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Therapeutic opportunities for cerebral edema after resuscitation

      Early loss of gray-white differentiation and swelling of the brain on computed tomography (CT) imaging after resuscitation from cardiac arrest are ominous signs,
      • Esdaille C.J.
      • Coppler P.J.
      • Faro J.W.
      • et al.
      Pittsburgh Post Cardiac Arrest Service. Duration and clinical features of cardiac arrest predict early severe cerebral edema.
      • Sandroni C.
      • D'Arrigo S.
      • Cacciola S.
      • et al.
      Prediction of poor neurological outcome in comatose survivors of cardiac arrest: a systematic review.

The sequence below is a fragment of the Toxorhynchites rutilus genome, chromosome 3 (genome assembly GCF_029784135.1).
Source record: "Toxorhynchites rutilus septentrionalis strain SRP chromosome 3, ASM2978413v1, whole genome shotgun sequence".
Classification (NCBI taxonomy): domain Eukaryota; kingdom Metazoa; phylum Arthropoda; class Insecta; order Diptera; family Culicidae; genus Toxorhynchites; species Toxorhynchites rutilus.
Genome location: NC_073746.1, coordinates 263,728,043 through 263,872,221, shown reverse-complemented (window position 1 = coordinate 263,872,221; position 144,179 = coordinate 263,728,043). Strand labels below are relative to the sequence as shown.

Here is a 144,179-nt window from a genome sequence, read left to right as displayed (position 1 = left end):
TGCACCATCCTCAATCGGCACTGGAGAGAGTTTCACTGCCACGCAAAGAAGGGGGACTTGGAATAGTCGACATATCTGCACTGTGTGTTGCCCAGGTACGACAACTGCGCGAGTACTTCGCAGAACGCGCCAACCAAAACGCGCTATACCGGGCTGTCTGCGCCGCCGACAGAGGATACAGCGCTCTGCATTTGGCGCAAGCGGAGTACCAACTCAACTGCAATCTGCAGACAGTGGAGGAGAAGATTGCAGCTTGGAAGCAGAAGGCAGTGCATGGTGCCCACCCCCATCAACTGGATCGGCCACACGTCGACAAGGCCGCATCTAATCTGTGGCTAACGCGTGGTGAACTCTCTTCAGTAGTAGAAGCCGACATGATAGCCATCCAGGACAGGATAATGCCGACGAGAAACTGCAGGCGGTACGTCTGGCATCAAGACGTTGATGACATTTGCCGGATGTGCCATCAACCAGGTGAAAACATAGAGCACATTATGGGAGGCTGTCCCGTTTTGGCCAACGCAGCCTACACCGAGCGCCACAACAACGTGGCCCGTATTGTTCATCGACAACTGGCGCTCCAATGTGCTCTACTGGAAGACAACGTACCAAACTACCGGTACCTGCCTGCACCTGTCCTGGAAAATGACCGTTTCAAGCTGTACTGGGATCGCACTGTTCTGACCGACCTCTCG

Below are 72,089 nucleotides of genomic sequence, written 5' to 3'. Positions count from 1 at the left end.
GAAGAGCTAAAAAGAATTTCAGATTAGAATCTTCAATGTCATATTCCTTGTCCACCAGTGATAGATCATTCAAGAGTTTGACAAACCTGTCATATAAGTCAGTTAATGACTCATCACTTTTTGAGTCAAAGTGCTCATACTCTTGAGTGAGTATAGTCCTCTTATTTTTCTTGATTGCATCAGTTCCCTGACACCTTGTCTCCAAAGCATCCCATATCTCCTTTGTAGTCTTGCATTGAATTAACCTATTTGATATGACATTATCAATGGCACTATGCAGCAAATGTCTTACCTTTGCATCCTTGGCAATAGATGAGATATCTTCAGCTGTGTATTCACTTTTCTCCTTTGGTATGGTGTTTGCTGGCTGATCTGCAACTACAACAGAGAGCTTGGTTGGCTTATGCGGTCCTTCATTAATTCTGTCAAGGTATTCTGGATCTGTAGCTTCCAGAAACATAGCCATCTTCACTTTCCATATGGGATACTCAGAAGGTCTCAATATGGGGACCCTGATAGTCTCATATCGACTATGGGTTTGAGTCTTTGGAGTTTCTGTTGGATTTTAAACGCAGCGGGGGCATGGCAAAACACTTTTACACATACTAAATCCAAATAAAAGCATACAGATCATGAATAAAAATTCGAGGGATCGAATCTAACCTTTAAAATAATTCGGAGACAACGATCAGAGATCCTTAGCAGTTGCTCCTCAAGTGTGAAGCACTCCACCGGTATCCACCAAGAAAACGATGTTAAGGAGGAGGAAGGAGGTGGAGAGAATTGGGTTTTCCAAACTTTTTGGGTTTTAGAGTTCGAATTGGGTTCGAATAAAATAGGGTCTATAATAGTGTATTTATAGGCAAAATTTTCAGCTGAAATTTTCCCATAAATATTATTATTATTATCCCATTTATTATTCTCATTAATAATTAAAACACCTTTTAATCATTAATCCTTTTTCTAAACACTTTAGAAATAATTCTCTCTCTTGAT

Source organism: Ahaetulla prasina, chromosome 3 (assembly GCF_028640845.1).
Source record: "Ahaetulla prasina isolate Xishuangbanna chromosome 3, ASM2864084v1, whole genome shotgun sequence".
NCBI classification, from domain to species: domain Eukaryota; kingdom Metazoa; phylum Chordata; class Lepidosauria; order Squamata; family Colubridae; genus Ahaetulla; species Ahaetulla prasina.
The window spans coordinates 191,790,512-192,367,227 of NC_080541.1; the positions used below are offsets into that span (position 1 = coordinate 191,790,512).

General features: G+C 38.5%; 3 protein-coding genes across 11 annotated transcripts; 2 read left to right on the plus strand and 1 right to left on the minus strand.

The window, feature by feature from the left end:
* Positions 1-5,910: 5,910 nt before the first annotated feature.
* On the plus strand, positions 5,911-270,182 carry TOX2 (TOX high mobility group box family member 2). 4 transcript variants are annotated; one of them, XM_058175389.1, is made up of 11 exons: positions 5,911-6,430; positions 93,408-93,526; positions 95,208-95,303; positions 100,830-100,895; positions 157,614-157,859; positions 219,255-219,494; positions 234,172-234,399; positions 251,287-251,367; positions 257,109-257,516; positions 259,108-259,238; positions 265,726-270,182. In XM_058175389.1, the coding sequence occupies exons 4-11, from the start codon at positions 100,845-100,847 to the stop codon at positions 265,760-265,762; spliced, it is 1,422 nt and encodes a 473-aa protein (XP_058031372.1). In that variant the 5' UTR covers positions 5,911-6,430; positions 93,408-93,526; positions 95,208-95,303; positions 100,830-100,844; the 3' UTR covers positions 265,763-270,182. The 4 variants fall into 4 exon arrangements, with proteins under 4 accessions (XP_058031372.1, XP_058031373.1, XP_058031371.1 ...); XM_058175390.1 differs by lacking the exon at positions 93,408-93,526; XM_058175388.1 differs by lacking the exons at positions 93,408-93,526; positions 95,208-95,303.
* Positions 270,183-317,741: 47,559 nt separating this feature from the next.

but at Maine Medical Center, our therapeutic nihilism about cerebral edema after cardiac arrest was tempered by the case of a 24 year-old man treated in 2020 who suffered a prolonged PEA arrest and delayed cardiopulmonary resuscitation following an accidental opioid overdose. He presented in transfer from another institution with profound aspiration-related ARDS, a low-voltage and nonreactive EEG exhibiting very high suppression ratio, and cerebral edema by head CT, manifested by loss of gray-white differentiation, narrowing and distortion of the cisternal spaces, and bilateral uncal herniation. Eleven hours after resuscitation, we placed a right frontal parenchymal fiberoptic intracranial pressure (ICP) and brain tissue oxygen (PbtO2) monitor. The ICP was 25 cm H2O and PbtO2 < 5 mmHg despite FiO2 1.0. The ICP corrected with 50 grams of mannitol, but only after the patient was placed in prone, reverse-Trendelenburg positioning with the head up at 30 degrees, resulting in profound improvement in his systemic oxygenation, did the brain oxygen normalize. Over the next 24 hours, at 33 °C, we maintained ICP < 20 cm H2O, cerebral perfusion pressure (CPP) > 60 mmHg, and PbtO2 > 20 mmHg. We also delayed rewarming due to the ICP elevation, completing a full 48 hours at 33 °C, and then rewarmed the patient at 0.25 °C/hr until he reached 36.5 °C. At this point sedation was weaned and he awakened, was rapidly extubated, and within 24 hours left the hospital against medical advice. The case had not gone as expected, and we were left wondering if cerebral edema after cardiac arrest was in fact a plausible target for therapy.
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